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When to clean BGE

KyleKyle Posts: 156
edited 7:29PM in EggHead Forum
Earlier this evening I did two nice filets on the BGE and fortunately they turned out tasting great.[p]Nevertheless, the BGE took much longer to reach the 700 degree temp than in the past. (I have had the BGE not quite 3 weeks and have used it for several cooks.)[p]The space below the ceramic charcoal bowl has had almost no ash in it. That surprises me and I am suspecting that the ash is still in the charcoal bowl and is now beginning to restrict the airflow to the extent that achieving the desired maximum temperature is difficult. I have burned probably 7 lbs of lump and have virtually removed no ash.[p]I am wondering how often the charcoal should be completely removed from the bowl and the vents completely cleaned.[p]Do those having more experience than I with the egg routinely do that?[p]Thanking you in advance for your help.[p]Kyle

Comments

  • Mike in MNMike in MN Posts: 546
    Kyle,
    I assume you have stirred any remaining lump/leftovers and made sure that the air holes and bottom vents are cleaned out and free of obstructions. Also, we are assuming that the bottom vent and the firebox all line up.[p]Good lump produces very little ash, because there is no "junk" in the lump as residue, fillers, binders or whatever they put in briquets to make those perfect little forms.[p]Clean out whatever ash you can get out through the bottom vent, and from around the sides. Use an ash tool or a vacuum cleaner. Make sure it hasn't been used for a couple of days, and store the ash in a steel can for a few days before you dispose of it. [p]I have been amazed at how little ash is actually formed. You don't have to clean it that often, just stir everything up and add more lump as required. EZ.[p]Mike in MN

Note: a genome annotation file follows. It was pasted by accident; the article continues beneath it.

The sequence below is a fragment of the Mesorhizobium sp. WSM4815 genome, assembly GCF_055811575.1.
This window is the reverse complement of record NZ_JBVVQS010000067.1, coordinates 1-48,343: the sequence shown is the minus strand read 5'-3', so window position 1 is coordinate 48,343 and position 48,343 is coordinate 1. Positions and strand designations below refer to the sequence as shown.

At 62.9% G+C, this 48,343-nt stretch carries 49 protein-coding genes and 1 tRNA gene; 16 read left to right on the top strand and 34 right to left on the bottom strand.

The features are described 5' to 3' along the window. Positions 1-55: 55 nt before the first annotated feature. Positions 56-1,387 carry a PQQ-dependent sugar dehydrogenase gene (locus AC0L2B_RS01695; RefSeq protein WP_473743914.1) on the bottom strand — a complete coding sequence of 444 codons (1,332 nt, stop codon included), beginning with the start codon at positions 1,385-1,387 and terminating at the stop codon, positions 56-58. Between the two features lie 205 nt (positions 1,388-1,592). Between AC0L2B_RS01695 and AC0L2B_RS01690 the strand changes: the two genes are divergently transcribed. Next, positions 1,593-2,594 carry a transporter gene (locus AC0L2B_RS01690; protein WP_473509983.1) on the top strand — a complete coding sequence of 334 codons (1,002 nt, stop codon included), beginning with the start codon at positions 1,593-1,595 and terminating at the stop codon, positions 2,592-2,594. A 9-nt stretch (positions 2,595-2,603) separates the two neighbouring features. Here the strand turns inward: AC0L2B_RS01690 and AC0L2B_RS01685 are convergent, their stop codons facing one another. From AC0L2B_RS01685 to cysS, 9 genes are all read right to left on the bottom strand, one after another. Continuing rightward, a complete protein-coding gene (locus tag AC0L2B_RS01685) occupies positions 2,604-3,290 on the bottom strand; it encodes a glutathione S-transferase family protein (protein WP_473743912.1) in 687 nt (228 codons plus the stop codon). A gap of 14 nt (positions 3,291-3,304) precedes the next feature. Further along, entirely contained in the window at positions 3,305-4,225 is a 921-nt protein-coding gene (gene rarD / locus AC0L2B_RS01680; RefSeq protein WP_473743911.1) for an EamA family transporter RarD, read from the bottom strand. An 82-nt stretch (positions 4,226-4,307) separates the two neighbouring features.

• Tim MTim M Posts: 2,410
    Kyle,
    "I am wondering how often the charcoal should be completely removed from the bowl and the vents completely cleaned."[p]
    About every 2-4 years works just fine. [p]Tim

  • The Naked WhizThe Naked Whiz Posts: 7,780
    Kyle,
    I hardly ever clean out my large egg except for the ash directly below the grate. Yesterday, I just happened to take my egg apart, and after a year of cooking, I didn't have enough ash down the sides to block the air vents, so I wouldn't worry about cleaning out behind the firebox. Just make sure your grate is clear and that your lump doesn't contain a lot of little pieces after you stir it. Airflow is obviously very important.[p]TNW

    The Naked Whiz
  • CRCR Posts: 175
    Kyle, as the other have said there is a very little ash from the lump charcol. I will clean out the bottom on my LBGE every few cooks. There is not much ash especially if you were expecting amounts like you get with briquettes.[p]From the sound of your post it seems that you are not stirring the lump in your firebox to help any ash and small pieces drop to the bottom. Before each cook stir the remaining lump and make sure the air holes in the grate and firebox are clear, then add additional lump if needed.

  • Kyle,
    When my firebox has little unburned lump left in the firebox and it is cool, I do a quick check and clean. I remove the large pieces of lump and place in a paper bag or can for future use. I discard anything smaller than a nickel. I brush out the firebox of any ash through the holes in the fire grate with a small clean paint brush. I inspect the fire box for any large or minor cracks. Then I will remove the fire grate, without disturbing the fire ring nor the firebox to see how much ash is beneath it. You should hardly ever need to remove the firebox... especially if it has any cracks. If you do, be “Very” careful not to cause further cracks during handling. Best if the firebox is just left alone and undisturbed. You can remove some ash and small lump pieces when the fire grate is removed but always leave about a half inch or so of ash in the bottom for insulation. [p]How often this is really needed depends on several things:
    1. How often do you do hi-temperature cooks? ( 500 + degrees.) This burns more lump.
    2. How often do you do long (overnight) low & slow cooks? This burns more lump.
    3. How many grill/smokers do you have that you alternately cook on? The more you have and use, the less each one will need to be cleaned. (This is why Tim M cleans so seldom, I believe… hee hee)[p]You can always look into the lower vent with a flashlight to see if the ash is getting high and close to the fire grate which could cause restricted airflow. You can always remove some ash through the lower vent with a long spoon before even doing a cleanout from the top, but be sure you don’t clog the groove the lower vent slides in with ash. Brush the groove with a small clean paint brush to be sure no ash has fallen into the slideing vent groove.

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